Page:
Archive for the ‘Novel Writing’ Category

How YOU can Write a Short Short Story

February 17, 2014

Benjamin Franklin says it all: “I have already made this paper too long, for which I must crave pardon, not having now time to make it shorter.” Henry David Thoreau wrote, “Not that the story need be long, but it will take a long while to make it short.”

The most common question which pops up in various contests I’ve judged, is: “My story is longer than the guideline’s length. May I submit it all?”

No! Writing short requires a much-needed skill. Revise so your story is written succinctly.

Below is advice on writing a short story of 100 words. It can be applied to all stories.

My favorite tidbit is this: “Think of the story in terms of a question and answer.”

Your answer will become the plot of your story. But brainstorm lots of options! If it’s too easy, your option may be too convenient.

http://www.rdasia.com/how-to-write-story-100-words

Writing Prompt:
1. Take a story you’ve written and tighten it. Can you cut out 100 words? More? Once you challenge yourself, the process can be fun and addicting!
2. Read your story aloud. Where have you “told” information? Can you show it with an action verb instead?
3. Choose a poem you’ve created and do the process of #1 and #2. Is the end result more vivid?

Cutting out vague words sharpens your writing and respects the reader to make conclusions. Use this new technique with all of your writing!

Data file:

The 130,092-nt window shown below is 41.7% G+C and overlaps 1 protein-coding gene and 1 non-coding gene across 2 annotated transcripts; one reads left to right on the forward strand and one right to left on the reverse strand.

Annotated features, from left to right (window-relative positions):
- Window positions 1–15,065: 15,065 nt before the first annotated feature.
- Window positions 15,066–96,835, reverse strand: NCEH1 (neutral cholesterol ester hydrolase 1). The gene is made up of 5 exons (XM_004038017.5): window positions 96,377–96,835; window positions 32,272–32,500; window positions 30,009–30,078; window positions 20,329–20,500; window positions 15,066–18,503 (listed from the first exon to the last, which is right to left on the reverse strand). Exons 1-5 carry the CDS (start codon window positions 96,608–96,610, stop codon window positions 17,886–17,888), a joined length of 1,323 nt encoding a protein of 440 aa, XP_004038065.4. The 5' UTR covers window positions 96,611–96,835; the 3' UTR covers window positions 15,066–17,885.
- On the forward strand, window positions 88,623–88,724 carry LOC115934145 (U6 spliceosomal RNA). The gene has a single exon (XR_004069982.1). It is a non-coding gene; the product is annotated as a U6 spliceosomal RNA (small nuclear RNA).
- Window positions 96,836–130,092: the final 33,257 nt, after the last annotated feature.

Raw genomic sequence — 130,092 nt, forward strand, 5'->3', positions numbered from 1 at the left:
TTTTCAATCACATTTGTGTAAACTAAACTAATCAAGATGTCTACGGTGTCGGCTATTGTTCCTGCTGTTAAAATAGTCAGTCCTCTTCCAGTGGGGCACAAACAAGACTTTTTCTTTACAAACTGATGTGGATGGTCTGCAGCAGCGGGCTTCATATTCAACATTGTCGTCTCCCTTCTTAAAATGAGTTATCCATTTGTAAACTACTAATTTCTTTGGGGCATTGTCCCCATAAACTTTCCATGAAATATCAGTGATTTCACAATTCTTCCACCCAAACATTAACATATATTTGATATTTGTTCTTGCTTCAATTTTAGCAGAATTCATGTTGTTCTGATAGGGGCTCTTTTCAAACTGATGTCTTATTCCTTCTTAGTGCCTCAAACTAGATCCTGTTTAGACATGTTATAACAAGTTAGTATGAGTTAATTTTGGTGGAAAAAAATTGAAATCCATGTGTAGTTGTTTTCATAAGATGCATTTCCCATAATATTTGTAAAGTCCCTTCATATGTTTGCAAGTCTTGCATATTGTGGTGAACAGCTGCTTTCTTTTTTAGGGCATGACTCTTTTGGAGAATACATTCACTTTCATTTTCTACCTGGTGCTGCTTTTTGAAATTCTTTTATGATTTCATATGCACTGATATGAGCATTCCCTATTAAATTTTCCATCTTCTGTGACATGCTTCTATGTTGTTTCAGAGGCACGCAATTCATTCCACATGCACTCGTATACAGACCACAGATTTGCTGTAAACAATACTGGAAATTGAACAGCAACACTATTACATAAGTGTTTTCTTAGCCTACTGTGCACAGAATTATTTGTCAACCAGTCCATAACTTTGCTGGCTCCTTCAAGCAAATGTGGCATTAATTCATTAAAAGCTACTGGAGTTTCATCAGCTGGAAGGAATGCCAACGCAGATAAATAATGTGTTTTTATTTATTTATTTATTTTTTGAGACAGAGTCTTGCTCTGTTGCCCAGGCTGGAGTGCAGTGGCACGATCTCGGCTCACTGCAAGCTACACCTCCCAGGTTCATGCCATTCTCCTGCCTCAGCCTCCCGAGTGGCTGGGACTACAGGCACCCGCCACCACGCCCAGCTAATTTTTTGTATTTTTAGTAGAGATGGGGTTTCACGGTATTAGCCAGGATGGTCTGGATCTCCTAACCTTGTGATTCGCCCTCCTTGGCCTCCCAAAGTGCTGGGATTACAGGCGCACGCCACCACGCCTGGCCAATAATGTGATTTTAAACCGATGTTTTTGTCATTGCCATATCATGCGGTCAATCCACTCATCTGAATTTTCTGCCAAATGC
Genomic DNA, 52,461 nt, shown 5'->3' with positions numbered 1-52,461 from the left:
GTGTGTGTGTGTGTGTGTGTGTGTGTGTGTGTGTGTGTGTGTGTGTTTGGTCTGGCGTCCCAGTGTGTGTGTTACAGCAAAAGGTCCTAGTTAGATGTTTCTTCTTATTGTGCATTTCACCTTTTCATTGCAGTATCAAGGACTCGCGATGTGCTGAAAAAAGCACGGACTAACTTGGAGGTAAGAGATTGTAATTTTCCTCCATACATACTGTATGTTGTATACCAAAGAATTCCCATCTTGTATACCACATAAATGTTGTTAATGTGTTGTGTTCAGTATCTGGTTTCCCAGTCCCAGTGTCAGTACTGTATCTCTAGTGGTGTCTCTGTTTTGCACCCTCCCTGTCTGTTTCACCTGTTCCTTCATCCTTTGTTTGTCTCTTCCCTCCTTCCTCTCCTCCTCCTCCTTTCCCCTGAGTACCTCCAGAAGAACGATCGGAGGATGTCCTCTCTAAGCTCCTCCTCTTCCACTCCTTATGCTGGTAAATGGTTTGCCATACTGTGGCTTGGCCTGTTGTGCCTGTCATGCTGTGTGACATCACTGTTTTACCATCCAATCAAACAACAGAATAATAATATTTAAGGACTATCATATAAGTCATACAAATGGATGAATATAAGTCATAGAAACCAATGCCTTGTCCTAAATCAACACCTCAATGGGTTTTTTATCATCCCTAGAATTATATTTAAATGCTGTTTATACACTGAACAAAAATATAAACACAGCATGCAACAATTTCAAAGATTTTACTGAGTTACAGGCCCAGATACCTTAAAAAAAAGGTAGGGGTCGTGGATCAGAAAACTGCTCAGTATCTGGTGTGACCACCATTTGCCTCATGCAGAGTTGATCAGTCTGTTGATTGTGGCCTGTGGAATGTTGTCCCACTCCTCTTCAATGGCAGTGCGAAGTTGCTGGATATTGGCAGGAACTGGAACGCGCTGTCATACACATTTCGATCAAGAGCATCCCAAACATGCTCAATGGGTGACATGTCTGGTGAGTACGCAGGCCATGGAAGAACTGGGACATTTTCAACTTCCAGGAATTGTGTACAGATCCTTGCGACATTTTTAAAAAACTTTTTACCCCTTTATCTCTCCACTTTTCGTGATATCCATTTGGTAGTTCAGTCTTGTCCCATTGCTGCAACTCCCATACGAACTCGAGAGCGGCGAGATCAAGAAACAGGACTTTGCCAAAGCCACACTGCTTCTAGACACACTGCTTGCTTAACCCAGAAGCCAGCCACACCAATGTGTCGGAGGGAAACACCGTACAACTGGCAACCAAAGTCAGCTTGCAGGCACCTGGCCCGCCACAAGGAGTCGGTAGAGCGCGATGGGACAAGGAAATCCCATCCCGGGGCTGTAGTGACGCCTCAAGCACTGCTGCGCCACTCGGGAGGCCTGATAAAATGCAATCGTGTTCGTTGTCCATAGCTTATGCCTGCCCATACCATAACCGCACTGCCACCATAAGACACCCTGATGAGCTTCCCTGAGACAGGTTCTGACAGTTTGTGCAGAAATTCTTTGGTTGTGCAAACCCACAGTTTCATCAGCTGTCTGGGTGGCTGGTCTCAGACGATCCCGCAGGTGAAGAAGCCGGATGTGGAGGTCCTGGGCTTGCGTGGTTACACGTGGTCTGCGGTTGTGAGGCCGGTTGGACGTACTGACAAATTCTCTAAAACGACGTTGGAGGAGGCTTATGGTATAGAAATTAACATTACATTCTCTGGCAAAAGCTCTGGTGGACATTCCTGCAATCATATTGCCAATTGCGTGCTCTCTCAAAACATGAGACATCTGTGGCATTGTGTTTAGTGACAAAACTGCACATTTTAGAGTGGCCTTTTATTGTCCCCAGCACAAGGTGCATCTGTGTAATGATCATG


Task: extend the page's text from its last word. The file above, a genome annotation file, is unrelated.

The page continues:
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Are You Writing a Novel? Or Should it be a Short Story?

December 5, 2013

I love this writing advice from Elizabeth Sims in her recent Writer’s Digest article, “Miscalculations & Missteps.”

In both children’s and adult writing contests, I’ve read many short stories that try to become novels, and writing that someone identifies as a novel but it REALLY should be a short story. How to tell if your characters/theme/plot is suitable for which genre?

“Take two unrelated heart-clutching moments, or two unrelated story points, or even two unrelated characters, and challenge yourself to come up with a way to link them.”

Do you have enough complexity to hold a reader’s interest for a novel? This exercise will help you discover the layers or depth you need for a longer work of fiction.